Ambulance misses response targets nine months in a row
An ambulance service which serves most of the south of England has missed response targets for the most life-threatening calls nine months in a row.
South Central Ambulance Service (SCAS) said calls had been missed due to a "diminishing pot of paramedics".
SCAS recently came under scrutiny after claims the safety of 111 patients could be "compromised" because calls were not answered quickly enough.
The service has said a 16% increase in calls contributed to missing targets.
All ambulances in the UK are supposed to respond to at least 75% of Red 1 calls - when someone becomes unresponsive and has a life-threatening condition like a cardiac arrest - within eight minutes.
The same target is set for Red 2 calls - when a person has a potentially life-threatening condition such as a stroke.
But SCAS, which serves Berkshire, Buckinghamshire, Hampshire and Oxfordshire, has consistently missed both targets for the last nine months.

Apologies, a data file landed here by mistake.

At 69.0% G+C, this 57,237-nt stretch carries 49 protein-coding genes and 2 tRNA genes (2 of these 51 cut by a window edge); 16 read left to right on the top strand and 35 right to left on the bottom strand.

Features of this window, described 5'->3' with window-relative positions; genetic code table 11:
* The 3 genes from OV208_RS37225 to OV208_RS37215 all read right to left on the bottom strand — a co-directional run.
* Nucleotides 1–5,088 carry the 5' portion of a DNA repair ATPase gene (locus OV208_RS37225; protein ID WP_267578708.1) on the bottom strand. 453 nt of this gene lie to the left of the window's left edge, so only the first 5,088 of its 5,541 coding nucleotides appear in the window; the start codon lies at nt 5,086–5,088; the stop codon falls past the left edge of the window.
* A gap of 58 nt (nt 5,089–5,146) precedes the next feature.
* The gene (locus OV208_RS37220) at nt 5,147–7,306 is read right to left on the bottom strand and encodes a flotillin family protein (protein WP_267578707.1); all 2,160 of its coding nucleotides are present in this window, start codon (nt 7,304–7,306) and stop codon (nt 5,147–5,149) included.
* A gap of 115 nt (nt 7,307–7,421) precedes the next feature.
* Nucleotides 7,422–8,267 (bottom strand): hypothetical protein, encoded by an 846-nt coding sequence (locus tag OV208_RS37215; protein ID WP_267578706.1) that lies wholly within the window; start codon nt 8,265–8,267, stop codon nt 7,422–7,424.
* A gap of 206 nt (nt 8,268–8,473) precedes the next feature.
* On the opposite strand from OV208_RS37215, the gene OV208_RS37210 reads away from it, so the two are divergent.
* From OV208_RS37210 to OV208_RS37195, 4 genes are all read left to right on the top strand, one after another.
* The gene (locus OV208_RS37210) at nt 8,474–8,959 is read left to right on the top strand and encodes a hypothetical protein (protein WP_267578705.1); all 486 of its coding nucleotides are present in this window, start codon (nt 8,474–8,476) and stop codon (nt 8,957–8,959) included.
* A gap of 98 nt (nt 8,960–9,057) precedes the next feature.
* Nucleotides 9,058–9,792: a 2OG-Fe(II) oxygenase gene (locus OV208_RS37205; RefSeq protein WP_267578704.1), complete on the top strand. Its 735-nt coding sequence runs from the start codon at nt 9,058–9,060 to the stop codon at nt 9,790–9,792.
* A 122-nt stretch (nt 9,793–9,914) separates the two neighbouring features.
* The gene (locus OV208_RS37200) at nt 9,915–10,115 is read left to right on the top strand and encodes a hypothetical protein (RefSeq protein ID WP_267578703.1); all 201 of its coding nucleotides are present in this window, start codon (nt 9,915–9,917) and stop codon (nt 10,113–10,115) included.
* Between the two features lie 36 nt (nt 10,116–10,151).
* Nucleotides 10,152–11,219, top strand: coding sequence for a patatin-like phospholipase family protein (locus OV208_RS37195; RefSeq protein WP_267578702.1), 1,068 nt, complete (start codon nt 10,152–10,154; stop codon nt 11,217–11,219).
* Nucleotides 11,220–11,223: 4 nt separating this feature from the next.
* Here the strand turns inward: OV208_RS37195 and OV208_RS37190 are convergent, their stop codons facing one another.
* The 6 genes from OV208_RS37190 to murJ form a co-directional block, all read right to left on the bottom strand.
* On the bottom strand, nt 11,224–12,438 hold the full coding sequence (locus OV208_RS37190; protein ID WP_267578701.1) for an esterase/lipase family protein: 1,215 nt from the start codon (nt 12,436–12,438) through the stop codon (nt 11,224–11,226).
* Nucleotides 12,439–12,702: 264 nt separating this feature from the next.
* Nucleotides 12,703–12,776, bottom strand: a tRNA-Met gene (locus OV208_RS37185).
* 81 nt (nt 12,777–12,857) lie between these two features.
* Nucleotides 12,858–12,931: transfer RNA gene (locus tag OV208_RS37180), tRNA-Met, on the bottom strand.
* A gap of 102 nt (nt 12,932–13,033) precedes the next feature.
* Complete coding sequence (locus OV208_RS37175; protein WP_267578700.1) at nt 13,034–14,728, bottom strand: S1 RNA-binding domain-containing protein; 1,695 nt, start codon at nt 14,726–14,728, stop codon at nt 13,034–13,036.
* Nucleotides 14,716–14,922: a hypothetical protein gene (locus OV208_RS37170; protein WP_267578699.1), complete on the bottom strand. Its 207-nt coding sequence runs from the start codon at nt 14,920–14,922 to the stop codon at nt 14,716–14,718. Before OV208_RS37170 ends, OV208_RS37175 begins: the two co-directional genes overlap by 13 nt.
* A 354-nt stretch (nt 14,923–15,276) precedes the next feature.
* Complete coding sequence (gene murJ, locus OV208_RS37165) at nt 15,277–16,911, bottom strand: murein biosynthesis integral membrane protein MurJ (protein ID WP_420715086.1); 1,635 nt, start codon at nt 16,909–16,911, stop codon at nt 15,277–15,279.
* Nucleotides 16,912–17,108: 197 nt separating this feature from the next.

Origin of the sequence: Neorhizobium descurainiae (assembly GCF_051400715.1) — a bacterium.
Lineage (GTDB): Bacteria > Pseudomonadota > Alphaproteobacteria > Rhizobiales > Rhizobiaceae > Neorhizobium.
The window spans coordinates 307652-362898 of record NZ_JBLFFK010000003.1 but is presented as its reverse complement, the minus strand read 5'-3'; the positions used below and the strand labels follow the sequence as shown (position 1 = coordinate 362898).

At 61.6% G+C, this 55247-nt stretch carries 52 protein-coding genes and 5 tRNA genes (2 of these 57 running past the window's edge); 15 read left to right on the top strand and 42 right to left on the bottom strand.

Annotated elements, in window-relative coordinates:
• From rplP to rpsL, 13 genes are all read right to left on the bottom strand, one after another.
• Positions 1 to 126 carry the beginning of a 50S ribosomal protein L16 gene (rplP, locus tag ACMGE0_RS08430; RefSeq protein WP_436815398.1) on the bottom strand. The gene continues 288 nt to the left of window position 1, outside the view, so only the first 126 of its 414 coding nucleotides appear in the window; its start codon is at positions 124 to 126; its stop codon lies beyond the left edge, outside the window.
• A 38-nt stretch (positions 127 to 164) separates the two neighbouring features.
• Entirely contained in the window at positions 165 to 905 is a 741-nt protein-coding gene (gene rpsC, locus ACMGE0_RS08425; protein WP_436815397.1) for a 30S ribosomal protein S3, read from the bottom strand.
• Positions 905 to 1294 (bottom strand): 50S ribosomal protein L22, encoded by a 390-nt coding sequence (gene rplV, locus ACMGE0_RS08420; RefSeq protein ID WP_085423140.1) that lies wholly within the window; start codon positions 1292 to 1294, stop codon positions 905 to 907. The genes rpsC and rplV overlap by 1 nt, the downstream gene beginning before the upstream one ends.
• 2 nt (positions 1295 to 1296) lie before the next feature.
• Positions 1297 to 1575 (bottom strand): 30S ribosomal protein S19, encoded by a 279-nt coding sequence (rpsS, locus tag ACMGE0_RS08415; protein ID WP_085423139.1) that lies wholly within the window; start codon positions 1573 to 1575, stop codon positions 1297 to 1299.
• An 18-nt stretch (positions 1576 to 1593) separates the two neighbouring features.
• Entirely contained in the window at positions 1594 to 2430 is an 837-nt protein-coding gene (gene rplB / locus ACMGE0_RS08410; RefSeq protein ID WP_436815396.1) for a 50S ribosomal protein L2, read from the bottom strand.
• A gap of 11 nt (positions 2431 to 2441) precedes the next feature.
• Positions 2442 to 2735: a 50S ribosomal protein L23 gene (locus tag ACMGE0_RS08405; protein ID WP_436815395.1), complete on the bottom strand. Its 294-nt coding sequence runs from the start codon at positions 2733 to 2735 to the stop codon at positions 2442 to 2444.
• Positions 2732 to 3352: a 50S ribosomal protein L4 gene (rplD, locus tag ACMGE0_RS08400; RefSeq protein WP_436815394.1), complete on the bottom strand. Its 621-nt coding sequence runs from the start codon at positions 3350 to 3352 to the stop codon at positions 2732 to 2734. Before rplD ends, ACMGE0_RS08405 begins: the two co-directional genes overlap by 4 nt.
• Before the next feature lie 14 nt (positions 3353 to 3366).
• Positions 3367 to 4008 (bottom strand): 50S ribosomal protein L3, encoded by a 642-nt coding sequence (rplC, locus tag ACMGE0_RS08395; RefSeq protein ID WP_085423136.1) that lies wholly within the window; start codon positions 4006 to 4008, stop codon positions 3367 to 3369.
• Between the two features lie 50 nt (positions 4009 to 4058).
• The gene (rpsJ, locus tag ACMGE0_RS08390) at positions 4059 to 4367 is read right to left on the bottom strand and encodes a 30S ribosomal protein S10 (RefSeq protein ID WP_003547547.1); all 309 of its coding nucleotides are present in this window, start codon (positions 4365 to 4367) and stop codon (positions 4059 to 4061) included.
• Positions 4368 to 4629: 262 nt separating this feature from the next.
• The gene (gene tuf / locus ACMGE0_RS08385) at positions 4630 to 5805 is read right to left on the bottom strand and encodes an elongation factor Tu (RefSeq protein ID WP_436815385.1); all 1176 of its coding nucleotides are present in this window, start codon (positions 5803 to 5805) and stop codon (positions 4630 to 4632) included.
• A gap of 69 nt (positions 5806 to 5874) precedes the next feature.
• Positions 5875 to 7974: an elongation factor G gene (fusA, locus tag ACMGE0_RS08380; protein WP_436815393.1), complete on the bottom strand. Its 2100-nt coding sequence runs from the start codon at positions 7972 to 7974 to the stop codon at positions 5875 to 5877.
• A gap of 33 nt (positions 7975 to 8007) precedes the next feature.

The ambulance service says there has been a substantial increase in the number of calls received
In January, the service received 173,563 calls on its 999 and 111 phone lines.
SCAS has also been suffering from a slump in recruitment.
Director of operations Mark Ainsworth: "We have employed Polish and Australian paramedics for the UK.
"We are looking to expand that international recruitment as the pool of UK paramedics is diminishing."
In March the service was accused of potentially compromising the safety of patients who rang the 111 service, because calls were not answered quick enough.
At the time, a spokesperson said: "We are continuing to recruit staff to the NHS 111 service across our area."